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Love Poems From 1814 & 1815

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Catalog Information

Love Poems From 1814 & 1815
Accession Number
Date Added
8/24/2020 3:13:25 PM
Music, Poetry, Art
Gift of
Robert Underhill
Collection Title
Photos, E-Documents
Collection Description
Photographs and E-Docs not used in posted website entries
Bob Underhill
Format Description
Search Engine Type
On Nov. 29, 1814, 22 year old Reuben Hazen Wood (1792 - 1864) wrote a love poem to 16 year old Mary "Polly" Rice (1798 - 1886).  Polly had been born in Clarendon but at age 5 her father Truman Rice (1774 - 1850) moved the family from Clarendon to Elizabethtown, NY.  In 1810 Polly was sent back to this area to attend school and live with her Aunt Abigail Royce in Ira.  We don't know how Polly and Reuben met but he was clearly smitten.  The 1814 poem is as follows:

To Miss Polly Rice, Nov., 29, 1814

To the handsomest fair-one,
E’er nature produced.
To a beautiful damsel, so fair,
These lines I indite
And to her direct,
To peruse, with attention & care.

‘Tis often when morning,
I’ve heard her sweet voice
As it sang thro’ the chamber, so clear,
I thought of the nightingale,
Linnet and thrush,
To her their notes would not compare.

Her conduct engaging,
Her manners refined,
Render her an agreeable dame,
With the image of virtue,
Impressed, on her mind,
To praise all her worth, would cause study & theme

This beautiful damsel,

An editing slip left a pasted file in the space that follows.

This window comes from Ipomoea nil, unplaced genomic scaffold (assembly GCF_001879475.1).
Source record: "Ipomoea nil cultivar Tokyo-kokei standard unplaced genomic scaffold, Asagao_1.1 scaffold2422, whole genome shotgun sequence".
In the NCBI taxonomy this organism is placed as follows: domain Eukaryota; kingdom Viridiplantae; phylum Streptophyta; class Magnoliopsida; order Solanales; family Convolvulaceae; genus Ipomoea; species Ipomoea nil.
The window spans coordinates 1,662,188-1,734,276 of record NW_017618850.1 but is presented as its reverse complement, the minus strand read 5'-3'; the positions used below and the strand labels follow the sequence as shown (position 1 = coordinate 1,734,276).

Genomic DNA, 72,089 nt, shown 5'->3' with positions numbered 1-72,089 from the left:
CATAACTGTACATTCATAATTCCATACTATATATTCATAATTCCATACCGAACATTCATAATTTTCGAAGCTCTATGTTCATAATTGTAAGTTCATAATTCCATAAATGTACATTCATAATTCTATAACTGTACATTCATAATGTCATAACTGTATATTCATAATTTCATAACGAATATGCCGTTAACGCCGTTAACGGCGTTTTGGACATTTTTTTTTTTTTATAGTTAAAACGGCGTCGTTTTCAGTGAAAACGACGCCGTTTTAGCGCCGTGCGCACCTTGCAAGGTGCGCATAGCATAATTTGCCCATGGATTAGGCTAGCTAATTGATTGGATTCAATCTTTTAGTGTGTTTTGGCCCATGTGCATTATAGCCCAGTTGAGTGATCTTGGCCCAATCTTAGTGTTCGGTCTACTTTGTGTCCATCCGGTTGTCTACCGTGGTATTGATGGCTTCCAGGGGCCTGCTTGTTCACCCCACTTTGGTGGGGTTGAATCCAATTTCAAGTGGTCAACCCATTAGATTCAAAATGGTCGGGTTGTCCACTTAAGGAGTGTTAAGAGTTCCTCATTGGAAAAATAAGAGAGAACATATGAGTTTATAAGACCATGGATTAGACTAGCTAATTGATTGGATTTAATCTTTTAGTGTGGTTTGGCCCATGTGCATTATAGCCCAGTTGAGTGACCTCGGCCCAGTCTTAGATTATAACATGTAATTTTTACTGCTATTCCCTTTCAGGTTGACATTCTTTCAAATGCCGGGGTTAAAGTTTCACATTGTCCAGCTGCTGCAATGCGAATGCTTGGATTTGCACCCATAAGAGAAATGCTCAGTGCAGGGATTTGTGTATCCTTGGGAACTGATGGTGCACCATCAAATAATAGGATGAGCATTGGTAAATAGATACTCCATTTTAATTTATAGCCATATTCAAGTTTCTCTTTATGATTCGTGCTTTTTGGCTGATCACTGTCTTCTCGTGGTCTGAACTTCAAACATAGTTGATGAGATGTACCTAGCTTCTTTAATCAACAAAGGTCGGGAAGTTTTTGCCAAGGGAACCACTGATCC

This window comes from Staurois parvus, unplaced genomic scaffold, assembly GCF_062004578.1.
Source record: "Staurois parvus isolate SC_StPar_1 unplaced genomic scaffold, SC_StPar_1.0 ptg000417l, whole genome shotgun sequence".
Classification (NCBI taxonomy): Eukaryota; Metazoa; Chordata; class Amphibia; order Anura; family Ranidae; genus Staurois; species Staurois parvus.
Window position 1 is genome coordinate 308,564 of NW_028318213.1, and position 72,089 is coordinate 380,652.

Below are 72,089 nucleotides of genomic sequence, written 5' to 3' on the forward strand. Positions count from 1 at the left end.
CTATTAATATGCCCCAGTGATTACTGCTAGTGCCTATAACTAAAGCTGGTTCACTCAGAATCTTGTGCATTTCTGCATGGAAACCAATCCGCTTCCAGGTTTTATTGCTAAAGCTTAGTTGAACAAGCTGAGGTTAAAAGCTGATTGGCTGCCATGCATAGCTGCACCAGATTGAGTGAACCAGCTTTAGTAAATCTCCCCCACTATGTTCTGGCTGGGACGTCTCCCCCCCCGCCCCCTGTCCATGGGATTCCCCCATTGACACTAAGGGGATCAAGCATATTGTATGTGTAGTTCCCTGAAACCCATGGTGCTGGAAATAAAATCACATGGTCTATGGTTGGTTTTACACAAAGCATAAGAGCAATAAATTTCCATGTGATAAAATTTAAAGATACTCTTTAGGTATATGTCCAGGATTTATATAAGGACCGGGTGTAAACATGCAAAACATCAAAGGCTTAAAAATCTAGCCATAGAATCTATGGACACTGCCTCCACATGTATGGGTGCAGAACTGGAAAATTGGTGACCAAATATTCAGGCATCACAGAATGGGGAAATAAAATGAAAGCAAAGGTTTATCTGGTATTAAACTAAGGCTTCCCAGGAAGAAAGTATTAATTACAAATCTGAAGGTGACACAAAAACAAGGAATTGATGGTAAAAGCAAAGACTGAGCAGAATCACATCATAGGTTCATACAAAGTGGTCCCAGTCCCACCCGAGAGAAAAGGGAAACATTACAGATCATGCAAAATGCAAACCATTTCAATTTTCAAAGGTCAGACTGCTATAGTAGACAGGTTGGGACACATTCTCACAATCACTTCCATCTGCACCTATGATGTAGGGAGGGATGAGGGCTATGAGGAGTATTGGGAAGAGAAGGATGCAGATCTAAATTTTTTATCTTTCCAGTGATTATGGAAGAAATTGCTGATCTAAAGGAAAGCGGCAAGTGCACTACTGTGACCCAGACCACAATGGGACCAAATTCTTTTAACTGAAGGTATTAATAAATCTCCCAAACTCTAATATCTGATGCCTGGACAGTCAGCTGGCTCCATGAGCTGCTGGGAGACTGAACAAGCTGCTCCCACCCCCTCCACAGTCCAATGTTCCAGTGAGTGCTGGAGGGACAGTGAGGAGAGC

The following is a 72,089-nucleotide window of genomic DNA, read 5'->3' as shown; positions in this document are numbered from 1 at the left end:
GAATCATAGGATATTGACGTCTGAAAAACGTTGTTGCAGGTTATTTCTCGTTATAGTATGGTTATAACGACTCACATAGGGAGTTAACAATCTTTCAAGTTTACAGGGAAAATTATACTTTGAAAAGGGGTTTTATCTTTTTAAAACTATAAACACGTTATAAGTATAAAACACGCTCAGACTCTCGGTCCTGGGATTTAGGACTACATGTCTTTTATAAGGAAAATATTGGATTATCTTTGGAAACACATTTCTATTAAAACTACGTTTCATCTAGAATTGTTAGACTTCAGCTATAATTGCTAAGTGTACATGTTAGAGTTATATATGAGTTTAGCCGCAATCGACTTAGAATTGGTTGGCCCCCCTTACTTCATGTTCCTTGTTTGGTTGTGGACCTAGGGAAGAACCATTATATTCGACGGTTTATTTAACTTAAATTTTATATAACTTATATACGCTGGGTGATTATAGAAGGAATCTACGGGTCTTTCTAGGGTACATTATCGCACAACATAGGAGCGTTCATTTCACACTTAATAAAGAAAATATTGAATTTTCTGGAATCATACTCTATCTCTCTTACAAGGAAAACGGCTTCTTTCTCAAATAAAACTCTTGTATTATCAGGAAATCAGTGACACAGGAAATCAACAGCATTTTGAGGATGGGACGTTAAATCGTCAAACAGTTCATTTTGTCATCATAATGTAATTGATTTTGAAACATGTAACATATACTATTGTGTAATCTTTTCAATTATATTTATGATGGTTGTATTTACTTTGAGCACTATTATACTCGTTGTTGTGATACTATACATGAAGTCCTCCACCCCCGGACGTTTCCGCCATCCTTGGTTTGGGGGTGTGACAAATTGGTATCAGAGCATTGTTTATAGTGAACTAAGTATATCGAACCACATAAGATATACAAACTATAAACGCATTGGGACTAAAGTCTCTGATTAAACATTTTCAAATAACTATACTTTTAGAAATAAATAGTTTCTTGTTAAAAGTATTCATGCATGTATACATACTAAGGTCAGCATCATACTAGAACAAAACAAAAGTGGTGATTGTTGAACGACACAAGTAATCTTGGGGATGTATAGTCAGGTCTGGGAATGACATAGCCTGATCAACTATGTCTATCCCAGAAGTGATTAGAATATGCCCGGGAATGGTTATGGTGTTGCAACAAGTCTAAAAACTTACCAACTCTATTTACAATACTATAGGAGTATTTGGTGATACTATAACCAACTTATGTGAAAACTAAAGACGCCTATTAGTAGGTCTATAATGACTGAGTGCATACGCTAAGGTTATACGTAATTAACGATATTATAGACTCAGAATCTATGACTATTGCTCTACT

I frequently see,
Her charms, I esteem and adore,
I ever shall praise.

The second poem that survives is from Aug., 20, 1815:

Haec musa tibi datur, G.C.

'Tis far, far away, from her whom I love,
O'er meadows and lawns, I pensively rove;
Directing my course to some sweet flowing stream,
Where the thrushes and linnets in harmony sing.

In my lonely retreat, I imagine I hear,
When the thrush tunes her note, the voice of my Dear;
Recollecting the music, in one pleasant hour,
When she sang me the song of the G. S. Bower.

But alas! The next moment it seems to my mind
That we all are mortal, she may be entomb'd;
Her health and her beauty, her virtue and worth,
May repose in the dust, in the cold silent earth.

The thought that's so heavy, I cannot endure,
While writing of Polly, of Polly, my Dear;
My tears are fast dropping, I cannot refrain,
‘Till I know I've not courted my Polly in vain.

Reuben and Polly married March 16, 1816 in Ira.  What followed was an extraordinary life.  See the Mary Rice Wood, Almost 1st Lady? entry in the People collection to learn more about Reuben and Mary

The cover photo is of Reuben and the photo below is of Polly, followed by copies of the original poems. 

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